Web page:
Opening ceremony of London 2012 saw more tweets than entire Beijing Games
British diver Tom Daley abused via Twitter after fourth-place finish in synchro diving
Social-networking website Facebook has 900 million registered users
Swimmer Emily Seebohm blames social media preoccupation for failing to win gold
Cast your mind back to 2008 and to the Beijing Olympics, a time when few had experienced the joy of hashtags and the “Like” button was still a twinkle in Facebook founder Mark Zuckerberg’s eye.
Then the “Twittersphere” had just three million “tweeps”, while social-networking monolith Facebook had a “modest” 100 million users.
A lot can change in four years…
Last week’s London 2012’s opening ceremony provoked more tweets than the entire 2008 Games, while Facebook’s 900 million users – more than the total population of Europe – shared photos and comments about the event.
No wonder then that 64 years after London staged the post-World War II “Austerity Games”, this time around the Olympics has been dubbed the first “Social Media Games.”
Somehow it seemed highly appropriate that the inventor of the world wide web Tim Berners-Lee was tweeting live while participating in the Danny Boyle-directed opening ceremony.
Gone are the days of straining to listen to a crackly radio or huddling round a single television set. London 2012 enthusiasts are heading straight to their desktops and mobile phones for the latest Olympic news.
Not that the reaction on social media has been all sweetness and light…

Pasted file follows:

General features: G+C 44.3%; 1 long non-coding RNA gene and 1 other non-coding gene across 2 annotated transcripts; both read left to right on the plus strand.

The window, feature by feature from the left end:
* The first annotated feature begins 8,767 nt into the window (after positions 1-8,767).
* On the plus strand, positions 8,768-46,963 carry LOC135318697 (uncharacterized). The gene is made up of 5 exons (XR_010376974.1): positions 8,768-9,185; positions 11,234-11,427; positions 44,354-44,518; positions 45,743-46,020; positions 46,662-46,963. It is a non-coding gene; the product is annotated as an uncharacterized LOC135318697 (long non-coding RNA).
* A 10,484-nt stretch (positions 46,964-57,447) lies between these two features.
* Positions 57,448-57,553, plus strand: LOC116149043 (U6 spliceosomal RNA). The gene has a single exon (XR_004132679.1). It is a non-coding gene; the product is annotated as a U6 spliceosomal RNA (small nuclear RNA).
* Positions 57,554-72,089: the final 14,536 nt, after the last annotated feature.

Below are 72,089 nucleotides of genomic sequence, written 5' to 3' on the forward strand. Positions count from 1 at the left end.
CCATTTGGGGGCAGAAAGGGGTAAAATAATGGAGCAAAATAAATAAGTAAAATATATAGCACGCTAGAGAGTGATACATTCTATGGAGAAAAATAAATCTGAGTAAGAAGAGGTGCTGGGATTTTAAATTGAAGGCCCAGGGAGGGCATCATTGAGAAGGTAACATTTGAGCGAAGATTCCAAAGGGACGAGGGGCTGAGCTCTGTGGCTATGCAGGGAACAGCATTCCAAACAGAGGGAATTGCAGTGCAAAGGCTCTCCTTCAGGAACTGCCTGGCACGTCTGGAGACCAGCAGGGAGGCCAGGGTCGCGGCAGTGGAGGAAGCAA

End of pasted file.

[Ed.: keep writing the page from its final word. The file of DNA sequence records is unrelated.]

After finishing fourth in the 10 meter synchronized final, British diver Tom Daley was subjected to insults via Twitter, some of which related to his late father.
“Four years ago, Twitter was only two years old, and it had around 3 million users,” explained Kate Bussman, author of A Twitter Year: 365 days in 140 characters.
“There are now over 140m, and it’s far more mainstream. Social media generally has become far more popular in that time period, especially when it comes to posting while watching sports events.
“Watching with a ‘second screen’ (i.e. a laptop, tablet or smart phone) has become much more popular.”
Twitter’s expansion can also be explained by the proliferation of many of the world’s top athletes equipping themselves with official Facebook pages and “verified” Twitter accounts as a way of interacting with their fans..
“Social media connects the world in real time and fosters a constant conversation about sports, which is exactly what sports fans crave,” said Lowell Taub, head of sports endorsements at CAA Sports, which represents stars like David Beckham and Dwayne Wade.
“For the reporting of results and sharing of experiences by those who are on-hand at the Olympics, these Games will be unlike any other.”
According to Bussmann, the links between sports and social media will continue to grow, because followers and likes will ultimately translate into dollars.
“They can talk to their fans directly, they can talk to each other, they can promote the image of themselves they most want to project, whether that’s by mentioning their charity work, family etc,” she outlined.